Economic growth does not benefit all workers and firms equally. This seminar provides an overview of how economic growth is measured and how we can use micro-data to understand who benefits from it. We will cover macroeconomic models that incorporate heterogeneity at the micro level and will discuss recent trends such as rising wealth inequality, declining business dynamics, and increasing market concentration. Seminar students are expected to actively participate in class discussions, make an in class presentation of selected readings and write a term paper on an agreed upon topic.

GU4913 (Sec. 2)
Instructor: Dr. Carey Leahey, Tues 4:10-6 pm
Topic: The Financial Crisis of 2007: Causes and Consequences
This seminar satisfies the seminar requirement for the financial economics major.
This course will involve a wide ranging discussion of the causes and consequences of the financial crisis of 2007.  We will first put the 2007 experience into a broad historical perspective, discovering that financial markets, while necessary for modern capitalist economies, are fragile and sometimes break.  In 2007, a combination of hubris, greed, debt, poorly understood financial innovation, and inadequate regulation and supervision contributed to the crisis and eventual “great” recession, the worst since the 1930s.  We will learn how the crisis and recession were global in scope and how policymakers responded with varying degrees of success.  We will compare the aftermath of the 2007 experiences with that of the “average” of other major disruptions, including the Great Depression.  We will finish with a look at how the aftershocks of the 2007 crisis are contributing to the societal discomfort both in the U.S. and around the globe.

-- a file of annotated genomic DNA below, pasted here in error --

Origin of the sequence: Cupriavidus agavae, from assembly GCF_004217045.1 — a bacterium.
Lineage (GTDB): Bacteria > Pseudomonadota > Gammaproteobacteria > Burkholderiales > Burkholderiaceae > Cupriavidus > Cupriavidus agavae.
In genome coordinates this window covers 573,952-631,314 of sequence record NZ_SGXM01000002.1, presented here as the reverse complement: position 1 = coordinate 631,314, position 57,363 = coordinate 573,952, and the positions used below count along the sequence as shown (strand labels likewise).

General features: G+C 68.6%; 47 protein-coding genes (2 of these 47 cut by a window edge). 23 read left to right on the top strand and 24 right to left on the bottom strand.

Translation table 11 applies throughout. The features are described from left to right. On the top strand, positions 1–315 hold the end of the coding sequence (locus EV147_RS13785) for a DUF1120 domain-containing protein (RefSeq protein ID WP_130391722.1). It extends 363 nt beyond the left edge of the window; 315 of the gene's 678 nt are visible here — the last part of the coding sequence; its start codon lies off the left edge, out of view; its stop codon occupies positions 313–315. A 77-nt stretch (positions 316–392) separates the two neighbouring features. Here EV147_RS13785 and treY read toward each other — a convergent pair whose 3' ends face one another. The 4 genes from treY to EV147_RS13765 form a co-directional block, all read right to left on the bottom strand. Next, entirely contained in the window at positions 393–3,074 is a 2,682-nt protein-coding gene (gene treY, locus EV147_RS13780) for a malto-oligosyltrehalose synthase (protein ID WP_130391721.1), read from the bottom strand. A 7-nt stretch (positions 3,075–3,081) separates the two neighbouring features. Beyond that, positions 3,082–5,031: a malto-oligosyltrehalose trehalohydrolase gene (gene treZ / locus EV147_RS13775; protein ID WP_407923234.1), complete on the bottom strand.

GU4913 (sec. 3)
Instructor: Prof Joseph Stiglitz and Dr. Karla Hoff, Wed 10:10-12 pm
Topic: Behavioral Insights into Economic Development
This seminar satisfies the seminar requirement for the financial economics major.
What is development economics about?  Traditional development economics is about increasing GDP per capita through improvements in markets, technology, and public goods.  It is based on the view that individuals are rational actors:  they process information in an unbiased way; they have fixed (exogenous) preferences over all possible choices they may face; and given their beliefs, they choose those actions that best satisfy their preferences.  In contrast, new development economics is about societal and individual transformation.  (⁋) At the simplest level, the new field takes account of the responses of a quasi-rational actor.  Work in this field has led to advances in many kinds of policies that increase welfare—for example, to higher savings rates, immunization rates, learning, and productivity.  For specific behaviors that are inefficient and undesirable, government can often design “nudges” to help people avoid making choices they would later regret.  But such policy is not about changing people—their aspirations, self-efficacy, and how they process information.  (⁋) The traditional perspective contrasts with “new development economics,” which is about moving to a new kind of society, sometimes referred to as modernity.  New development economics is based on a psychologically and sociologically more realistic agent—the quasi-rational, enculturated actor.  How this actor thinks and what he wants are shaped by the social structures and cultures that he has experienced or to which he has been exposed.  Even remote history can affect him.   A society can get stuck with dysfunctional beliefs and norms. (⁋) Controlled and natural experiments show how widely shared concepts, identities, and narratives are factors in the choices all of us make, and that they can be changed to make us better off.  Behavioral insights into economic development help explain societal rigidities and give scope for new kinds of interventions to foster economic development.